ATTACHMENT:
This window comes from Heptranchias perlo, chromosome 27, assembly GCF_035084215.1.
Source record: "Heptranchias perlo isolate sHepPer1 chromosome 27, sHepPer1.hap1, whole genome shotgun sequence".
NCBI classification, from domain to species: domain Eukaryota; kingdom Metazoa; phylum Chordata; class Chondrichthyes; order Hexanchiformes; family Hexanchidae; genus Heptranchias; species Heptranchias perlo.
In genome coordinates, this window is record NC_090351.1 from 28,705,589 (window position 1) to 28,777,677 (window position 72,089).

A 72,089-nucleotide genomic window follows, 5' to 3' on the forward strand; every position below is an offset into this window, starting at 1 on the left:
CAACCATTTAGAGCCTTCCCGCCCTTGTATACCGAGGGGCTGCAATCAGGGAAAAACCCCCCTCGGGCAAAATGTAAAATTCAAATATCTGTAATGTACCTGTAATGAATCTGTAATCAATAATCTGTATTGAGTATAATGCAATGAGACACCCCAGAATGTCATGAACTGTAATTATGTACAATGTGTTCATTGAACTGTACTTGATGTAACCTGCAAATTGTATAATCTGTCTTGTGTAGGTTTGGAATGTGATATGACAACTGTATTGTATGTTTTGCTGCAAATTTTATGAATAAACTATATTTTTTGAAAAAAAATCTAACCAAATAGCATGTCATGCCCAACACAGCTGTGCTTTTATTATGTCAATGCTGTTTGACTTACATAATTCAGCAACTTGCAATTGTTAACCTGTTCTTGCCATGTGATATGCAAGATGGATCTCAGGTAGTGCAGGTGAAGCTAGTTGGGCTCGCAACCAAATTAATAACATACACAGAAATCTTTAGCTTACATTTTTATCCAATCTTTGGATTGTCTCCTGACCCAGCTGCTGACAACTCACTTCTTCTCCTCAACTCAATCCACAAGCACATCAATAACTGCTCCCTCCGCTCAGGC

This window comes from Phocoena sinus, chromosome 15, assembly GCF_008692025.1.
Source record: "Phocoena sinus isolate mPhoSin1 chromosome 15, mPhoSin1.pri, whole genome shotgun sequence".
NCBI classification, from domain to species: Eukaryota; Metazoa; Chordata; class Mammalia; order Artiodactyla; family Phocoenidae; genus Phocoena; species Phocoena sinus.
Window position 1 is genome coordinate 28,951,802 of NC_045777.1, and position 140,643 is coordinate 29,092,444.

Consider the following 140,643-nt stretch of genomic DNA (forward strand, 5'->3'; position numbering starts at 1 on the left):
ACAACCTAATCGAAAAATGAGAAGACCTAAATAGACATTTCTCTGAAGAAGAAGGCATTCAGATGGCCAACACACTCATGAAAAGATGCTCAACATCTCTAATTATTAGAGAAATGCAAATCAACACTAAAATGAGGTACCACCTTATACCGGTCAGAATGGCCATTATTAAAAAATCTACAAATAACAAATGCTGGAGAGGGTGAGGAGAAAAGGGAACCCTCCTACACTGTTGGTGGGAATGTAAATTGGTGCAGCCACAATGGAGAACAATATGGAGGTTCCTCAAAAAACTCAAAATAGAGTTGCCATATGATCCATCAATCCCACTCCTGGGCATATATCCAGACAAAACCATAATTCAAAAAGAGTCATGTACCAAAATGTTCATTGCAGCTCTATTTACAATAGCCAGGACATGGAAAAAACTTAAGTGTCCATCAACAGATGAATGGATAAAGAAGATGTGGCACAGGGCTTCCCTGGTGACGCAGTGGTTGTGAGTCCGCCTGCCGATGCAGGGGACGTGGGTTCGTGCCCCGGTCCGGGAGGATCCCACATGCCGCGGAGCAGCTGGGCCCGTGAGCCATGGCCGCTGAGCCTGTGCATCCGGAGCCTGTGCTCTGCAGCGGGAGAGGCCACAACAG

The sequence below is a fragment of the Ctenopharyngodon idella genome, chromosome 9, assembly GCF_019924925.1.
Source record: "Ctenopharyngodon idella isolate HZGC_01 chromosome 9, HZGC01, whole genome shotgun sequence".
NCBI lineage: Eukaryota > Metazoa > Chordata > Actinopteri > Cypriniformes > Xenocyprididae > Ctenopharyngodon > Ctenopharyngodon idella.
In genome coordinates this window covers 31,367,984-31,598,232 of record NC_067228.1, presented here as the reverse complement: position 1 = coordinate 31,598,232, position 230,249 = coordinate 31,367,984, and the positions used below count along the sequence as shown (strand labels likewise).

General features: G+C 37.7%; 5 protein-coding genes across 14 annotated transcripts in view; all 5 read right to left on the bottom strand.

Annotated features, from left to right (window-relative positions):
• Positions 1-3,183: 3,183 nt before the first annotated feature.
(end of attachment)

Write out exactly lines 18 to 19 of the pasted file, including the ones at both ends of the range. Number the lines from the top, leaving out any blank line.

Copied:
Annotated features, from left to right (window-relative positions):
• Positions 1-3,183: 3,183 nt before the first annotated feature.